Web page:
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it too — may well have positive convictions, even “the full assurance of faith." He can say with stronger emphasis than did Carlyle that “the Christian religion, once here, cannot again pass away.” It is here to stay, here to work, here to triumph. He has no apologies for it or any of its belongings, no fears for its fate. And joined with this grand central trust there must be, and there will be, faith in the truth and the right, faith in virtue and in work, faith in woman and faith in good men, faith in every righteous cause and faith only in righteous means, faith in prayer and in providence, faith in progress and in ultimate success; faith to labor and to wait; faith to toil on in darkness and alone; faith to struggle and silently endure; faith to hold on and hold out; faith even to sit still and see the salvation of our God.
II. See now the value of a strong positive faith like this — its value, I mean, to its possessor.
Its value is felt throughout its entire range, whether in whole or in part, and from the top to the bottom of the scale.
It is a benign stimulus. The pursuit of a man's life or his enterprise of the day should carry his interest and his confidence that it is for him and for the time the sphere and the work. It makes cheerful toil, buoyant spirits. Men must believe in their callings, whatever they be, so long as they are honest. A true farmer should have as genuine an enthusiasm as a merchant or a lawyer. Shame on him who is ashamed! When the physician loses faith in medical science, let him depart. When the minister ceases to feel that his work is the noblest, he has a call to withdraw. The first Napoleon used often to say: “When I was lieutenant.” When Carey in India sat as an honored guest at the governorgeneral's table, and overheard a petty officer inquire, “ Was not that man once a shoemaker ?” “No, sir,” said Carey, “only a cobbler.” But he knew he had cobbled well. If Irving and Prescott had no zeal for the law, they did well to look elsewhere. When Sterling and Emerson lost faith in the clerical function, nothing became them so well as the leaving of it.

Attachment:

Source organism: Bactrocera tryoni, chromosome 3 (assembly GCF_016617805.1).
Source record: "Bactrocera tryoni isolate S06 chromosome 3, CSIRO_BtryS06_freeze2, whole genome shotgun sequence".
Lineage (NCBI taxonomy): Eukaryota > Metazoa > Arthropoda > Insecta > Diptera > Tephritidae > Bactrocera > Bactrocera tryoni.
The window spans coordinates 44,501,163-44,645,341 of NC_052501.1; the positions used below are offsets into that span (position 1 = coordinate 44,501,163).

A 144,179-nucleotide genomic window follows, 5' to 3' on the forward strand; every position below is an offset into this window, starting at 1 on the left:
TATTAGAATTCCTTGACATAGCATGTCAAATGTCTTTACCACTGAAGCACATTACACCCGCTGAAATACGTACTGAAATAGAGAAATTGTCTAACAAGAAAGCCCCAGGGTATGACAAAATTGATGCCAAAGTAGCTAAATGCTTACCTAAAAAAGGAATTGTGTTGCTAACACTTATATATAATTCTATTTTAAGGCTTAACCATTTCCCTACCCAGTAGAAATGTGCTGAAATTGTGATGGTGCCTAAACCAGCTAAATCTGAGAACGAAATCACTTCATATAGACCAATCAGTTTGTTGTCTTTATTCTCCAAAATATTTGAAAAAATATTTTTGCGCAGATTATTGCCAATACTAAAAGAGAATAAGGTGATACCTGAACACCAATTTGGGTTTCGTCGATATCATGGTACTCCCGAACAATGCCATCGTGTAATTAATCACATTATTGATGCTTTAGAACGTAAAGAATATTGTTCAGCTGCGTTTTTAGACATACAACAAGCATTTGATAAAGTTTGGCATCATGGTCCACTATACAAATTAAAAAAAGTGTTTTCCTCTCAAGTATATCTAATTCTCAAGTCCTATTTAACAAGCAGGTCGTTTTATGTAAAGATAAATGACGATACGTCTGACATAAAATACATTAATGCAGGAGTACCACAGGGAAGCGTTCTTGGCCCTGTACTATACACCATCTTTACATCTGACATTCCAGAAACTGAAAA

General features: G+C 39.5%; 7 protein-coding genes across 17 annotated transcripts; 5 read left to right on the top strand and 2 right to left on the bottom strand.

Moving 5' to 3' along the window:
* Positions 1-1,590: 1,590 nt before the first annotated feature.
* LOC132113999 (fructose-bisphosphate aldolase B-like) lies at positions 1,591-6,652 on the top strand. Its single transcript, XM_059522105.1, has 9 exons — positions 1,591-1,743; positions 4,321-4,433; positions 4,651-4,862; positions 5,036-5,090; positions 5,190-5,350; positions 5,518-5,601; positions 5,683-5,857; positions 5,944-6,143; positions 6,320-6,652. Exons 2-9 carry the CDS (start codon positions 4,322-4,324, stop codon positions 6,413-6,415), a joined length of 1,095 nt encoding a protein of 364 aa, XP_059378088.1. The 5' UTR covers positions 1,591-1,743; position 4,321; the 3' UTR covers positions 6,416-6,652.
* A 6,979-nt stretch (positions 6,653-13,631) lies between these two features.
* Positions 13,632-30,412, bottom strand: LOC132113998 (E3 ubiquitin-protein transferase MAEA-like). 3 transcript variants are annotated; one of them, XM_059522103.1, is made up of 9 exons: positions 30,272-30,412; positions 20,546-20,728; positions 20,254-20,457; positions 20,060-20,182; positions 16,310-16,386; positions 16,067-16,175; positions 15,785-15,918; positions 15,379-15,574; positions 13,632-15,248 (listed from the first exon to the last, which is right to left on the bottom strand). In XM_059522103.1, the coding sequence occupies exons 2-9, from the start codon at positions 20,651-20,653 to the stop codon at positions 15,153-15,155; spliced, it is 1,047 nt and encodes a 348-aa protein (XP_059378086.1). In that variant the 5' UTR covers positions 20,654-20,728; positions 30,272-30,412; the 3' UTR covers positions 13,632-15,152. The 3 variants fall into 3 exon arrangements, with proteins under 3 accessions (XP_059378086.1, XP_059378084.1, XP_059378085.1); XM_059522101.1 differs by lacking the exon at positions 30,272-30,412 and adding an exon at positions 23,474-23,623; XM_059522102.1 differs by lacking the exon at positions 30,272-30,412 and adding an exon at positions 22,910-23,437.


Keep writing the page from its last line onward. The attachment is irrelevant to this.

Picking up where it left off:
I do not for a moment concede, however, that a man can have a confidence only in some certain spheres and occupations. Much less would I countenance the not infrequent plea of the young student that he has no interest in certain branches of a well-balanced education, no drawing towards them; therefore he should be released from them. Nay, but he is bound to have both faith and zeal for the things that stand approved by the best wisdom of the past and present; bound, on that evidence, to believe in his mathematics and his science, and especially in his classics as indispensable to the highest training; and if he have no interest, to awaken one. If he is a true man, he will. His antipathies betray his necessities. The principle, Similia similibus curantur, will never work here. The lacking interest must be roused by faith — faith in his elders and his betters. A man is not to be tied up by his narrow and callow propensities. Good manhood lies in the power to throw mind and heart and hand into this thing or that, as divine Providence may call. And faith in the call shall change drudgery to delight.